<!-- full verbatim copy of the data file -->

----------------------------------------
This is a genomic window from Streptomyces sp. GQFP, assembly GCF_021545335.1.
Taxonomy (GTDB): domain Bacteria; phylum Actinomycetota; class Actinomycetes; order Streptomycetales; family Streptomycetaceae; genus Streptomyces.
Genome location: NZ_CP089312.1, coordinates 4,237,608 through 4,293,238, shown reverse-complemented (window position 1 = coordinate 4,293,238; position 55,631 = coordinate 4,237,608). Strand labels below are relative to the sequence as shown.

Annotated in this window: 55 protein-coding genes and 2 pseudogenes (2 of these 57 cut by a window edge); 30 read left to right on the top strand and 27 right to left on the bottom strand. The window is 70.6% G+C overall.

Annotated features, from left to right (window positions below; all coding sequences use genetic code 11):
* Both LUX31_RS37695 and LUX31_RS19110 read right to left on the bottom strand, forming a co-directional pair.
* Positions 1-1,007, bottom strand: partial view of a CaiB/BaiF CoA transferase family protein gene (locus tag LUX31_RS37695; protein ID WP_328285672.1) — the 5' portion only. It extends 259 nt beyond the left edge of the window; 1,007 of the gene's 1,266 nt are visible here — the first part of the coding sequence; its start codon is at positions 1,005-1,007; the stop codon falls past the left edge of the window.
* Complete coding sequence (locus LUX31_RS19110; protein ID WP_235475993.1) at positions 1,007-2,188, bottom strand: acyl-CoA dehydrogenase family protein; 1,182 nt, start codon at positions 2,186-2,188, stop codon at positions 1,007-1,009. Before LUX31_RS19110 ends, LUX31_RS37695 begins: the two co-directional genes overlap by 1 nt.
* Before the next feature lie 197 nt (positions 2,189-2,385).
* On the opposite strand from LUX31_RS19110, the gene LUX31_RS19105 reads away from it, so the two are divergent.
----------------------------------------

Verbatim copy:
This is a genomic window from Streptomyces sp. GQFP, assembly GCF_021545335.1.
Taxonomy (GTDB): domain Bacteria; phylum Actinomycetota; class Actinomycetes; order Streptomycetales; family Streptomycetaceae; genus Streptomyces.
Genome location: NZ_CP089312.1, coordinates 4,237,608 through 4,293,238, shown reverse-complemented (window position 1 = coordinate 4,293,238; position 55,631 = coordinate 4,237,608). Strand labels below are relative to the sequence as shown.

Annotated in this window: 55 protein-coding genes and 2 pseudogenes (2 of these 57 cut by a window edge); 30 read left to right on the top strand and 27 right to left on the bottom strand. The window is 70.6% G+C overall.

Annotated features, from left to right (window positions below; all coding sequences use genetic code 11):
* Both LUX31_RS37695 and LUX31_RS19110 read right to left on the bottom strand, forming a co-directional pair.
* Positions 1-1,007, bottom strand: partial view of a CaiB/BaiF CoA transferase family protein gene (locus tag LUX31_RS37695; protein ID WP_328285672.1) — the 5' portion only. It extends 259 nt beyond the left edge of the window; 1,007 of the gene's 1,266 nt are visible here — the first part of the coding sequence; its start codon is at positions 1,005-1,007; the stop codon falls past the left edge of the window.
* Complete coding sequence (locus LUX31_RS19110; protein ID WP_235475993.1) at positions 1,007-2,188, bottom strand: acyl-CoA dehydrogenase family protein; 1,182 nt, start codon at positions 2,186-2,188, stop codon at positions 1,007-1,009. Before LUX31_RS19110 ends, LUX31_RS37695 begins: the two co-directional genes overlap by 1 nt.
* Before the next feature lie 197 nt (positions 2,189-2,385).
* On the opposite strand from LUX31_RS19110, the gene LUX31_RS19105 reads away from it, so the two are divergent.